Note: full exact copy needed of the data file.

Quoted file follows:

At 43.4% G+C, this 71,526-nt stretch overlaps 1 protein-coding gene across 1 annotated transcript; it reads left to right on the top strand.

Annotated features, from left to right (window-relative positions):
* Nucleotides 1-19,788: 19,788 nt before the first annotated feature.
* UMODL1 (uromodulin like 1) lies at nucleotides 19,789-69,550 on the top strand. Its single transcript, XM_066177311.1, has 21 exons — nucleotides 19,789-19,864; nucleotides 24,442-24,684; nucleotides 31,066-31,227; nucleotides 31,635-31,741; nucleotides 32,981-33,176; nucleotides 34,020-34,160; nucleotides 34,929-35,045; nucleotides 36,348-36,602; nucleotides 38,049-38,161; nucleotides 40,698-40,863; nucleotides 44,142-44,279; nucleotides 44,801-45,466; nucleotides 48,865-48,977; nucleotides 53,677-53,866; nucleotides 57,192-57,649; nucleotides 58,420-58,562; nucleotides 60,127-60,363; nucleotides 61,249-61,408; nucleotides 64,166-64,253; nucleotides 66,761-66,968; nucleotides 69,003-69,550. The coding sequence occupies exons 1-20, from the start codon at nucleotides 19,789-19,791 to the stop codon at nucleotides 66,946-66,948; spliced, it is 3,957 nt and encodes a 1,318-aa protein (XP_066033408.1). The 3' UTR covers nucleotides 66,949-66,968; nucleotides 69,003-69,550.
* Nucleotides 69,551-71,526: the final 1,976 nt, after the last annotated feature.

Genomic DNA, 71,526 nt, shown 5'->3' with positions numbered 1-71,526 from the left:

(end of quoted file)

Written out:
At 43.4% G+C, this 71,526-nt stretch overlaps 1 protein-coding gene across 1 annotated transcript; it reads left to right on the top strand.

Annotated features, from left to right (window-relative positions):
* Nucleotides 1-19,788: 19,788 nt before the first annotated feature.
* UMODL1 (uromodulin like 1) lies at nucleotides 19,789-69,550 on the top strand. Its single transcript, XM_066177311.1, has 21 exons — nucleotides 19,789-19,864; nucleotides 24,442-24,684; nucleotides 31,066-31,227; nucleotides 31,635-31,741; nucleotides 32,981-33,176; nucleotides 34,020-34,160; nucleotides 34,929-35,045; nucleotides 36,348-36,602; nucleotides 38,049-38,161; nucleotides 40,698-40,863; nucleotides 44,142-44,279; nucleotides 44,801-45,466; nucleotides 48,865-48,977; nucleotides 53,677-53,866; nucleotides 57,192-57,649; nucleotides 58,420-58,562; nucleotides 60,127-60,363; nucleotides 61,249-61,408; nucleotides 64,166-64,253; nucleotides 66,761-66,968; nucleotides 69,003-69,550. The coding sequence occupies exons 1-20, from the start codon at nucleotides 19,789-19,791 to the stop codon at nucleotides 66,946-66,948; spliced, it is 3,957 nt and encodes a 1,318-aa protein (XP_066033408.1). The 3' UTR covers nucleotides 66,949-66,968; nucleotides 69,003-69,550.
* Nucleotides 69,551-71,526: the final 1,976 nt, after the last annotated feature.

Genomic DNA, 71,526 nt, shown 5'->3' with positions numbered 1-71,526 from the left: